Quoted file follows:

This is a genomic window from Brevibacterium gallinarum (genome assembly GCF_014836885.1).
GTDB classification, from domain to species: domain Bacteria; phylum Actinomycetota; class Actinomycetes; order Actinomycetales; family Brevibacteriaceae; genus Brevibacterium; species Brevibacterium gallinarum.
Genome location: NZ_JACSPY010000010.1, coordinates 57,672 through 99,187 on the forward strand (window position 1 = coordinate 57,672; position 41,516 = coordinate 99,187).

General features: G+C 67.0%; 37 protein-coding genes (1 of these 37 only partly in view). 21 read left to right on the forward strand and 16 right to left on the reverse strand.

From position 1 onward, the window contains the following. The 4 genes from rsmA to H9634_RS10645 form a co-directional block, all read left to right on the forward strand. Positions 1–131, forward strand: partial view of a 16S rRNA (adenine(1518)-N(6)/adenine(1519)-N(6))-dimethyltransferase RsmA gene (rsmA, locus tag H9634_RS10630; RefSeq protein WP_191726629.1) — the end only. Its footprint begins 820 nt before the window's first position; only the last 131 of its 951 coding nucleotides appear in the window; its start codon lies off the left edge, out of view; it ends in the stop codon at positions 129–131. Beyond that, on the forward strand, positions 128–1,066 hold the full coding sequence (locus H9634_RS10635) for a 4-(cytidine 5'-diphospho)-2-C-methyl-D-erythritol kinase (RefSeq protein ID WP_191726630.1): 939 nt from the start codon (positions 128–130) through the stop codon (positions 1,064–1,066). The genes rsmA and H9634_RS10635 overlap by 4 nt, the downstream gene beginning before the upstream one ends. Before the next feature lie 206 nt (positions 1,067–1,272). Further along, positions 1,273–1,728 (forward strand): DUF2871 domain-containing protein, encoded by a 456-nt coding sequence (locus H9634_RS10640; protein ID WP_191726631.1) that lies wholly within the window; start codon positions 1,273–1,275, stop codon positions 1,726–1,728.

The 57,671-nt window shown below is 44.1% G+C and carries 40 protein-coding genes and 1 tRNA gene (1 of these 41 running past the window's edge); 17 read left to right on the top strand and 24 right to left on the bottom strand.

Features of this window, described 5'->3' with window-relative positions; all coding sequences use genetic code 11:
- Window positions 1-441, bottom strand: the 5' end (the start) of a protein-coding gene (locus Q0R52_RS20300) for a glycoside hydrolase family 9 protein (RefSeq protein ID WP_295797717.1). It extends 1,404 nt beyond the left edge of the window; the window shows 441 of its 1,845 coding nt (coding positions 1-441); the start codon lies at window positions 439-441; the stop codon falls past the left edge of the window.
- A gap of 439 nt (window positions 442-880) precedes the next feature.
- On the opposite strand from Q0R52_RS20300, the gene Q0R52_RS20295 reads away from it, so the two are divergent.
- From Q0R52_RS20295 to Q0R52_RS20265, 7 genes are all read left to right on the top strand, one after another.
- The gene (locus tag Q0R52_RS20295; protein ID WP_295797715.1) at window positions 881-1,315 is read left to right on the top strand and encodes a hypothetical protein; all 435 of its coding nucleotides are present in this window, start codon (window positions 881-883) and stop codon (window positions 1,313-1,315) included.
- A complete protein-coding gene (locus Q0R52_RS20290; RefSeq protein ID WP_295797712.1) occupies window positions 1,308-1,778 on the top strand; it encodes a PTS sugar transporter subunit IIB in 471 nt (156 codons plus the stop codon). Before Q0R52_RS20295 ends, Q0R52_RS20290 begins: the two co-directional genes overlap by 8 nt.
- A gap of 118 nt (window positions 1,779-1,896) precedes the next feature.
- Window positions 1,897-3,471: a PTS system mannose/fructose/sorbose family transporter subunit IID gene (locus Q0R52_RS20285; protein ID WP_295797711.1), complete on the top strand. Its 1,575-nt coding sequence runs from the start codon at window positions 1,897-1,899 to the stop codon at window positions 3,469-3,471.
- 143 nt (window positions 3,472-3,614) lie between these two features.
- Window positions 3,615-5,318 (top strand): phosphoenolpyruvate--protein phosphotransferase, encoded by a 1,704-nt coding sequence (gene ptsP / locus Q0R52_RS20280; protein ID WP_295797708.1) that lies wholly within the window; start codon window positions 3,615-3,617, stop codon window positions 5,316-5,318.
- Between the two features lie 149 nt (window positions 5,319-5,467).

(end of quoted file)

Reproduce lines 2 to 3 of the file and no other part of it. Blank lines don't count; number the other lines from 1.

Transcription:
GTDB classification, from domain to species: domain Bacteria; phylum Actinomycetota; class Actinomycetes; order Actinomycetales; family Brevibacteriaceae; genus Brevibacterium; species Brevibacterium gallinarum.
Genome location: NZ_JACSPY010000010.1, coordinates 57,672 through 99,187 on the forward strand (window position 1 = coordinate 57,672; position 41,516 = coordinate 99,187).